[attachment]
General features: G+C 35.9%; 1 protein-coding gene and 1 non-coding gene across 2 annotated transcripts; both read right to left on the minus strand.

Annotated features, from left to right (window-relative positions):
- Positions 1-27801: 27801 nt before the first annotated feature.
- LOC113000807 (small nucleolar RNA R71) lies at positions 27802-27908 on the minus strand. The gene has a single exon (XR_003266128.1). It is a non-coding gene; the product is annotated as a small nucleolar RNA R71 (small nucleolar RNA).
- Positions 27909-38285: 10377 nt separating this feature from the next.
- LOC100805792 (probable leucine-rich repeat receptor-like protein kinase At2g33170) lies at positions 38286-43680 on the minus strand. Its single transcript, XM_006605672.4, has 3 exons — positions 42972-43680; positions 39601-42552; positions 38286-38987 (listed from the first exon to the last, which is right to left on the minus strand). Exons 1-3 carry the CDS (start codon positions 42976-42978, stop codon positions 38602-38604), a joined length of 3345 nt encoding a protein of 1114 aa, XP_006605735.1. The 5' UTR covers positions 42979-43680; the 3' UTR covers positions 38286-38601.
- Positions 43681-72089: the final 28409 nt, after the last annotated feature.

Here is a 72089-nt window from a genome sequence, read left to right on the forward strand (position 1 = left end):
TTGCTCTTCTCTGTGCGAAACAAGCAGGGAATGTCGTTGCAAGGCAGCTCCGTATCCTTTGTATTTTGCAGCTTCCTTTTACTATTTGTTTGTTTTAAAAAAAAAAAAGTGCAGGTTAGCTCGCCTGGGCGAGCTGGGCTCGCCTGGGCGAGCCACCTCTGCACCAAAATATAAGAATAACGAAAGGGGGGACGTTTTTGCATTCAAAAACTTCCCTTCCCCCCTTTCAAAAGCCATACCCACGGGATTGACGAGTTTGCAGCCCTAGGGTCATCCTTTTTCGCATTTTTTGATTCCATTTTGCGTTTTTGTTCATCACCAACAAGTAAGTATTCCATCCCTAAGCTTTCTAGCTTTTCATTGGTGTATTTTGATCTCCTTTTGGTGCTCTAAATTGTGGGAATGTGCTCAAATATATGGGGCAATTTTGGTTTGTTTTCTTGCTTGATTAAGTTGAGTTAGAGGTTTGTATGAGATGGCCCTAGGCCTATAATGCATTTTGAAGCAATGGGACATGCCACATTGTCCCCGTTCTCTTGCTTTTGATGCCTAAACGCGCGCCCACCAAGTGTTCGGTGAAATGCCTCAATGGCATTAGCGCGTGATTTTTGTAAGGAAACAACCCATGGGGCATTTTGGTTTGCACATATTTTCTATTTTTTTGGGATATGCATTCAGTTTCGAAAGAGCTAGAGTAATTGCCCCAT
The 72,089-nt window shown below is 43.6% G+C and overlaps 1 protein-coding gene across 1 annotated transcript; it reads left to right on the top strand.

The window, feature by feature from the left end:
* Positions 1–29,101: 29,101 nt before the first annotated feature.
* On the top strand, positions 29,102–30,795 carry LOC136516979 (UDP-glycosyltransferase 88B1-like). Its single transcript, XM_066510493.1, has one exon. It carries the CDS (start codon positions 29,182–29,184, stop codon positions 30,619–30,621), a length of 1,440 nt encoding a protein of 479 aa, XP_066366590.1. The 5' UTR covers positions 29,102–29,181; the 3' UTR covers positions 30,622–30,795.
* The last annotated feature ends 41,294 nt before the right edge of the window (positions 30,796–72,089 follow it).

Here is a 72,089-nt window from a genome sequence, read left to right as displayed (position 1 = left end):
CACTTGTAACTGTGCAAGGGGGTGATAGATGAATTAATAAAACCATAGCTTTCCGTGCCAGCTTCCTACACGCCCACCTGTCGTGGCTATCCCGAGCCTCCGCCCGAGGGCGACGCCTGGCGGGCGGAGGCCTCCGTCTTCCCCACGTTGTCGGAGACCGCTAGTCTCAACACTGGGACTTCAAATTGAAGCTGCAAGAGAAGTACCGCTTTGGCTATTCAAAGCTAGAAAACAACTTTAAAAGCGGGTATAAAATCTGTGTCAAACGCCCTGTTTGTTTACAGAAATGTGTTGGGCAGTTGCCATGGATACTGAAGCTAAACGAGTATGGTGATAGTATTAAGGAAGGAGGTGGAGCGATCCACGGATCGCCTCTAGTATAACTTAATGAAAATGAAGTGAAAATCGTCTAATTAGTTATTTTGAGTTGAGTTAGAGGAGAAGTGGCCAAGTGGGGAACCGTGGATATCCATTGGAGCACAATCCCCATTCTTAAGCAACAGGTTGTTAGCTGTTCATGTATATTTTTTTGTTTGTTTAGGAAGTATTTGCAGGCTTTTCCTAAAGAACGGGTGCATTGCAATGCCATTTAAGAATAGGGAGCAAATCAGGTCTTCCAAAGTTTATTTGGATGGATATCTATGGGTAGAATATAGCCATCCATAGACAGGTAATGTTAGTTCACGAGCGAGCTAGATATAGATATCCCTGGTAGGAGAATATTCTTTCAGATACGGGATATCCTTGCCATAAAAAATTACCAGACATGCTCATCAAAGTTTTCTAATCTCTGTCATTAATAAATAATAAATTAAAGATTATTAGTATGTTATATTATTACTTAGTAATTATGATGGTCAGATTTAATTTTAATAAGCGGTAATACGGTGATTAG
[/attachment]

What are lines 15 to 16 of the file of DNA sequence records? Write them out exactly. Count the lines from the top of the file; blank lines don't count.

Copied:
Here is a 72,089-nt window from a genome sequence, read left to right as displayed (position 1 = left end):
CACTTGTAACTGTGCAAGGGGGTGATAGATGAATTAATAAAACCATAGCTTTCCGTGCCAGCTTCCTACACGCCCACCTGTCGTGGCTATCCCGAGCCTCCGCCCGAGGGCGACGCCTGGCGGGCGGAGGCCTCCGTCTTCCCCACGTTGTCGGAGACCGCTAGTCTCAACACTGGGACTTCAAATTGAAGCTGCAAGAGAAGTACCGCTTTGGCTATTCAAAGCTAGAAAACAACTTTAAAAGCGGGTATAAAATCTGTGTCAAACGCCCTGTTTGTTTACAGAAATGTGTTGGGCAGTTGCCATGGATACTGAAGCTAAACGAGTATGGTGATAGTATTAAGGAAGGAGGTGGAGCGATCCACGGATCGCCTCTAGTATAACTTAATGAAAATGAAGTGAAAATCGTCTAATTAGTTATTTTGAGTTGAGTTAGAGGAGAAGTGGCCAAGTGGGGAACCGTGGATATCCATTGGAGCACAATCCCCATTCTTAAGCAACAGGTTGTTAGCTGTTCATGTATATTTTTTTGTTTGTTTAGGAAGTATTTGCAGGCTTTTCCTAAAGAACGGGTGCATTGCAATGCCATTTAAGAATAGGGAGCAAATCAGGTCTTCCAAAGTTTATTTGGATGGATATCTATGGGTAGAATATAGCCATCCATAGACAGGTAATGTTAGTTCACGAGCGAGCTAGATATAGATATCCCTGGTAGGAGAATATTCTTTCAGATACGGGATATCCTTGCCATAAAAAATTACCAGACATGCTCATCAAAGTTTTCTAATCTCTGTCATTAATAAATAATAAATTAAAGATTATTAGTATGTTATATTATTACTTAGTAATTATGATGGTCAGATTTAATTTTAATAAGCGGTAATACGGTGATTAG